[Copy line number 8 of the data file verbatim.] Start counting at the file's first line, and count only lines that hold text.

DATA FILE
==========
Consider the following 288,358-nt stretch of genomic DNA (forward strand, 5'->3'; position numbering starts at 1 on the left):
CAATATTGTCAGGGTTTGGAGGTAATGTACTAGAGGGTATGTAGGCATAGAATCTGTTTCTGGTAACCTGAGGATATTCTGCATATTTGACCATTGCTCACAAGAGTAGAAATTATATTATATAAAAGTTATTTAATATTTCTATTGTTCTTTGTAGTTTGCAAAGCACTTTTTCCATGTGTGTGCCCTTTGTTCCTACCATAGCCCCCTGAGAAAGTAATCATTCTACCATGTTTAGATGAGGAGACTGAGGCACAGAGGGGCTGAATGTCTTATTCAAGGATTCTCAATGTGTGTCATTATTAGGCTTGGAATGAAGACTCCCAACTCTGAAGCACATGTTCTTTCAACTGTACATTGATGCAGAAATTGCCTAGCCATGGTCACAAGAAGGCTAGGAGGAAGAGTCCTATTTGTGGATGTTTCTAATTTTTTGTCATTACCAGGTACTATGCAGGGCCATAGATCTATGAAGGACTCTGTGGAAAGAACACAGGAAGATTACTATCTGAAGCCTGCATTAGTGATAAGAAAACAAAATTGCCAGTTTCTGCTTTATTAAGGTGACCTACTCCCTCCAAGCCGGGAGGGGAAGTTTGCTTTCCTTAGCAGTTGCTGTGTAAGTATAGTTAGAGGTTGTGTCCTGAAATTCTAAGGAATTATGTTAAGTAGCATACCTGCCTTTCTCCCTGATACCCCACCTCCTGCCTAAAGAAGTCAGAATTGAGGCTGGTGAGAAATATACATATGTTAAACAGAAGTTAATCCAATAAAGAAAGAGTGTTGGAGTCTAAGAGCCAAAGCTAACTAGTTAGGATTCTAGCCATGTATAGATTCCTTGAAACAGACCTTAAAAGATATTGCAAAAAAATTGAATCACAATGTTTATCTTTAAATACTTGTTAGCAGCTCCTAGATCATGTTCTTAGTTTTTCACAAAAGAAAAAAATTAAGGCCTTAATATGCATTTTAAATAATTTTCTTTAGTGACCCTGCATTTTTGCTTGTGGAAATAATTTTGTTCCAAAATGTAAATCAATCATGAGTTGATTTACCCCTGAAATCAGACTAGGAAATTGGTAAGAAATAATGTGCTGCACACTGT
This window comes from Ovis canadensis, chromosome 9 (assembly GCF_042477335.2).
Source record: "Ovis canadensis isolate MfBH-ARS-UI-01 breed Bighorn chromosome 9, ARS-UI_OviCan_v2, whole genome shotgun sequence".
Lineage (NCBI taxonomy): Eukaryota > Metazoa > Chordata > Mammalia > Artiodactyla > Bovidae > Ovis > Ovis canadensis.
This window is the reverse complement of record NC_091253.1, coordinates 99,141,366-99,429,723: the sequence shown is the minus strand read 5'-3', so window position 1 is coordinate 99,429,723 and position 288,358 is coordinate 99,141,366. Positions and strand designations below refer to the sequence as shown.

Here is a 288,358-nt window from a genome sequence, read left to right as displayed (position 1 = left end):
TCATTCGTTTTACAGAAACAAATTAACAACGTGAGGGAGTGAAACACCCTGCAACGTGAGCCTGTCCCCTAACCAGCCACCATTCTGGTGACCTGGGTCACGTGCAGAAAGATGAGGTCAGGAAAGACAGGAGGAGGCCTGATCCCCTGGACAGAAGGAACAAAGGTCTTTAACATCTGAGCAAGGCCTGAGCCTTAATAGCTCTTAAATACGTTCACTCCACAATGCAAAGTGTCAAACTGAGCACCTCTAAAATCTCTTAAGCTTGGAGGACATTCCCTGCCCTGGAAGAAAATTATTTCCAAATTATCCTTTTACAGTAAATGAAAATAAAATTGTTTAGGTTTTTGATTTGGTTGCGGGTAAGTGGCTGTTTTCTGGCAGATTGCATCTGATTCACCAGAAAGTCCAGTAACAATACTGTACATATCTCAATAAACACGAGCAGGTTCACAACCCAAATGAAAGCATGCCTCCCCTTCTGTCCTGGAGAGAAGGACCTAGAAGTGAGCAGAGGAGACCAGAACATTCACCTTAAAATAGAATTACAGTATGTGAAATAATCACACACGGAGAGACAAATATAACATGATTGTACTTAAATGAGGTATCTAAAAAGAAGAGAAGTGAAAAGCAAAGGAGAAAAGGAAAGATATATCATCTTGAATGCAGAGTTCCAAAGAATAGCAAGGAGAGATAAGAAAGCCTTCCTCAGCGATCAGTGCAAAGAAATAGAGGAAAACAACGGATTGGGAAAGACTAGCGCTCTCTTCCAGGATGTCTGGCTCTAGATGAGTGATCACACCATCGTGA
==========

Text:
TCATTCGTTTTACAGAAACAAATTAACAACGTGAGGGAGTGAAACACCCTGCAACGTGAGCCTGTCCCCTAACCAGCCACCATTCTGGTGACCTGGGTCACGTGCAGAAAGATGAGGTCAGGAAAGACAGGAGGAGGCCTGATCCCCTGGACAGAAGGAACAAAGGTCTTTAACATCTGAGCAAGGCCTGAGCCTTAATAGCTCTTAAATACGTTCACTCCACAATGCAAAGTGTCAAACTGAGCACCTCTAAAATCTCTTAAGCTTGGAGGACATTCCCTGCCCTGGAAGAAAATTATTTCCAAATTATCCTTTTACAGTAAATGAAAATAAAATTGTTTAGGTTTTTGATTTGGTTGCGGGTAAGTGGCTGTTTTCTGGCAGATTGCATCTGATTCACCAGAAAGTCCAGTAACAATACTGTACATATCTCAATAAACACGAGCAGGTTCACAACCCAAATGAAAGCATGCCTCCCCTTCTGTCCTGGAGAGAAGGACCTAGAAGTGAGCAGAGGAGACCAGAACATTCACCTTAAAATAGAATTACAGTATGTGAAATAATCACACACGGAGAGACAAATATAACATGATTGTACTTAAATGAGGTATCTAAAAAGAAGAGAAGTGAAAAGCAAAGGAGAAAAGGAAAGATATATCATCTTGAATGCAGAGTTCCAAAGAATAGCAAGGAGAGATAAGAAAGCCTTCCTCAGCGATCAGTGCAAAGAAATAGAGGAAAACAACGGATTGGGAAAGACTAGCGCTCTCTTCCAGGATGTCTGGCTCTAGATGAGTGATCACACCATCGTGA